The following is my current process for “discovering” books:
- Scan Amazon until a cover catches my attention
- Read the blurb
- Send the “Free Sample” to my phone (Kindle app)
- Buy & download if the sample holds my attention
After all, time is of the essence. I need to seized and held captive by an author’s first chapter(s). (Side note: Traci Finlay address this topic from a writer and editor’s perspective in her article, “A Winning Beginning”.)
Using the method listed above, I’ve read two books so far this year, and here’s what I have to say about them.
Trinity by Luke Romyn
- The opening of Trinity grabbed me and wouldn’t let go. I highly encourage anyone interested in this genre, supernatural suspense, to read the free sample.
- Trinity is incredibly well-written. While labeling a work of fiction “unpredictable” comes across as cliche, I genuinely couldn’t predict what would happen from one chapter to the next, from one page to the next. Likewise, in addition to the non-stop action, readers can expect unique, original characters and a striking premise.
- While my experience reading this book was mostly positive, I did get impatient with the narrative at roughly the 70%-80% mark. When I felt the story should be wrapping up, it dragged on, and I didn’t feel propelled to speed-read to the conclusion like I had previously.
Just for fun, check out the novel’s alternate cover, posted on Goodreads:
(Just to be clear, it’s the Amazon version, with the gauze-mask and creepy hallway, that caught my attention.)
Twisted by Andrew E. Kaufman
In my opinion–and it won’t be a popular one–the blurb for Twisted vastly oversold the actual book. The mention of “psychiatric hospital” (especially the Alpha Twelve ward) in the first chapter kept me reading, as that topic is one of my fictional weaknesses (both in literature and in film). And while there’s an interesting storyline here, the writing itself fell short.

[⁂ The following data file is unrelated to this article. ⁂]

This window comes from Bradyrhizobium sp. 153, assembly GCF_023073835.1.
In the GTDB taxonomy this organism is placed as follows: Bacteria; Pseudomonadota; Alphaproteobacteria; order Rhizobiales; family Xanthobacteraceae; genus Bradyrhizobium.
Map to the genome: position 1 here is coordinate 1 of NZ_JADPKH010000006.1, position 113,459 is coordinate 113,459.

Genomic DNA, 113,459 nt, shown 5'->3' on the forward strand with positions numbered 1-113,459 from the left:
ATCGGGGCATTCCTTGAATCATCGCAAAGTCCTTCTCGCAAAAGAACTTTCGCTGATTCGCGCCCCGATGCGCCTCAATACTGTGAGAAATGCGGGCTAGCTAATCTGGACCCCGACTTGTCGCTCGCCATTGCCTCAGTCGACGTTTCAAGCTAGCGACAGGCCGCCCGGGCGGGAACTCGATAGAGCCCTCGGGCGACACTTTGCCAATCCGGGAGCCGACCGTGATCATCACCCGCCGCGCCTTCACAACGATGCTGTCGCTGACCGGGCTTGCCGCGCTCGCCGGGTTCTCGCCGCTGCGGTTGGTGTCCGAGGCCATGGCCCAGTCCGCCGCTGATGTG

As someone who comments on college-level essays all academic year, I wanted to suggest sentence structure variation throughout this book. Even when writing in first-person POV, the pronoun “I” doesn’t have to be used in every sentence (or more than once in each sentence).
See these examples from just two Kindle app pages:
- “I take a closer look..”
- “I remind myself…”
- “…I’m constantly hearing…”
- “I find my phone…”
- “I can’t count the number of times…”
- “I set my gaze uphill…”
- “I straighten my wheels…”
- “I’m racing up the hill…”
All I could think about is how these independent clauses could have been revised to form stronger, more engaging sentences, without the repetition that distracts oddball readers like me. (BTW, I’ve left out the instances from these pages that justified the “I + verb” construction. Also, these two pages weren’t the only to exemplify this trend.)
That being said, most people probably won’t even notice or care about this nuance, and it’s an author’s choice how to write his or her story. In this case, it simply wasn’t a good fit for me.
While I mostly enjoyed the first half of the story, it fell off for me after that. The execution of the plot (a difficult task of weaving storylines, to be fair) fell short of its potential.
DISCLAIMER: Both ebooks were purchased by me through Amazon. I appreciate authors’ efforts immensely, and these comments reflect my reading preferences only.